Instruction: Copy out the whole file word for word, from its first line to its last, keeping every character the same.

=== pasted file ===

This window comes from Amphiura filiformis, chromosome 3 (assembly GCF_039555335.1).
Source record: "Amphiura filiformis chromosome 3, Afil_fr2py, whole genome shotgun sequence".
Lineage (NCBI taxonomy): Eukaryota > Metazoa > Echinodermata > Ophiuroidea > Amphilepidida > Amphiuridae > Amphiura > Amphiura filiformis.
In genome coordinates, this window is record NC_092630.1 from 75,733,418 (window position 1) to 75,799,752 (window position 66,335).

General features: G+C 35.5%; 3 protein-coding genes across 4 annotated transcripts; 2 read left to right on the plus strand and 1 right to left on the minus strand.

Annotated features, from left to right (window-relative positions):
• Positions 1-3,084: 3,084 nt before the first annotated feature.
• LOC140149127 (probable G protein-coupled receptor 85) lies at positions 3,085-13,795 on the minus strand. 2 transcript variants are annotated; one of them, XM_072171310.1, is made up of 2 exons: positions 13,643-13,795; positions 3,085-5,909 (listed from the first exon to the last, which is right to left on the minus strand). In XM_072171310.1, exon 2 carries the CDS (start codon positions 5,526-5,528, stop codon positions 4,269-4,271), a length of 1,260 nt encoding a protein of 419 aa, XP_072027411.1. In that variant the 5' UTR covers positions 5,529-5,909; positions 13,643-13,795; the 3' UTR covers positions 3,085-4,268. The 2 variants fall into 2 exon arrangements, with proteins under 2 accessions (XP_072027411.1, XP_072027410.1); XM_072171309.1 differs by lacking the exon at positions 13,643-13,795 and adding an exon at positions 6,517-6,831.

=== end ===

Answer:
This window comes from Amphiura filiformis, chromosome 3 (assembly GCF_039555335.1).
Source record: "Amphiura filiformis chromosome 3, Afil_fr2py, whole genome shotgun sequence".
Lineage (NCBI taxonomy): Eukaryota > Metazoa > Echinodermata > Ophiuroidea > Amphilepidida > Amphiuridae > Amphiura > Amphiura filiformis.
In genome coordinates, this window is record NC_092630.1 from 75,733,418 (window position 1) to 75,799,752 (window position 66,335).

General features: G+C 35.5%; 3 protein-coding genes across 4 annotated transcripts; 2 read left to right on the plus strand and 1 right to left on the minus strand.

Annotated features, from left to right (window-relative positions):
• Positions 1-3,084: 3,084 nt before the first annotated feature.
• LOC140149127 (probable G protein-coupled receptor 85) lies at positions 3,085-13,795 on the minus strand. 2 transcript variants are annotated; one of them, XM_072171310.1, is made up of 2 exons: positions 13,643-13,795; positions 3,085-5,909 (listed from the first exon to the last, which is right to left on the minus strand). In XM_072171310.1, exon 2 carries the CDS (start codon positions 5,526-5,528, stop codon positions 4,269-4,271), a length of 1,260 nt encoding a protein of 419 aa, XP_072027411.1. In that variant the 5' UTR covers positions 5,529-5,909; positions 13,643-13,795; the 3' UTR covers positions 3,085-4,268. The 2 variants fall into 2 exon arrangements, with proteins under 2 accessions (XP_072027411.1, XP_072027410.1); XM_072171309.1 differs by lacking the exon at positions 13,643-13,795 and adding an exon at positions 6,517-6,831.